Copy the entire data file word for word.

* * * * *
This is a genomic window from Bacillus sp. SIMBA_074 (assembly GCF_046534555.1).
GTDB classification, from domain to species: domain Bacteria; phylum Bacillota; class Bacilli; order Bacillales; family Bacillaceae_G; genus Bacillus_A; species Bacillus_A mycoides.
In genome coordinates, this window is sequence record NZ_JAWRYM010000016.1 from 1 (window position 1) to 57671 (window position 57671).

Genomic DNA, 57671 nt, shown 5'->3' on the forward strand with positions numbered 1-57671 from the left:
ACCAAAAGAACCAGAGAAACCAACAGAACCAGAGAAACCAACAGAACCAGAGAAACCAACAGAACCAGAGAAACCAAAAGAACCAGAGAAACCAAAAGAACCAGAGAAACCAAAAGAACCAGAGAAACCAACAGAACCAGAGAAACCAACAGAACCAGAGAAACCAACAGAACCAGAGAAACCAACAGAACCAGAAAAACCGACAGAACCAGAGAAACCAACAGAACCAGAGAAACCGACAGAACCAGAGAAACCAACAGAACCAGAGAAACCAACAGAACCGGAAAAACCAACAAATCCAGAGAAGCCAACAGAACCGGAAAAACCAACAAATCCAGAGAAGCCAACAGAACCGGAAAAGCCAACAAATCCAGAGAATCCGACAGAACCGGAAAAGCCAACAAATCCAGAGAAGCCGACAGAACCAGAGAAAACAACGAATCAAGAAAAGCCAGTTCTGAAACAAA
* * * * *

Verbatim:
This is a genomic window from Bacillus sp. SIMBA_074 (assembly GCF_046534555.1).
GTDB classification, from domain to species: domain Bacteria; phylum Bacillota; class Bacilli; order Bacillales; family Bacillaceae_G; genus Bacillus_A; species Bacillus_A mycoides.
In genome coordinates, this window is sequence record NZ_JAWRYM010000016.1 from 1 (window position 1) to 57671 (window position 57671).

Genomic DNA, 57671 nt, shown 5'->3' on the forward strand with positions numbered 1-57671 from the left:
ACCAAAAGAACCAGAGAAACCAACAGAACCAGAGAAACCAACAGAACCAGAGAAACCAACAGAACCAGAGAAACCAAAAGAACCAGAGAAACCAAAAGAACCAGAGAAACCAAAAGAACCAGAGAAACCAACAGAACCAGAGAAACCAACAGAACCAGAGAAACCAACAGAACCAGAGAAACCAACAGAACCAGAAAAACCGACAGAACCAGAGAAACCAACAGAACCAGAGAAACCGACAGAACCAGAGAAACCAACAGAACCAGAGAAACCAACAGAACCGGAAAAACCAACAAATCCAGAGAAGCCAACAGAACCGGAAAAACCAACAAATCCAGAGAAGCCAACAGAACCGGAAAAGCCAACAAATCCAGAGAATCCGACAGAACCGGAAAAGCCAACAAATCCAGAGAAGCCGACAGAACCAGAGAAAACAACGAATCAAGAAAAGCCAGTTCTGAAACAAA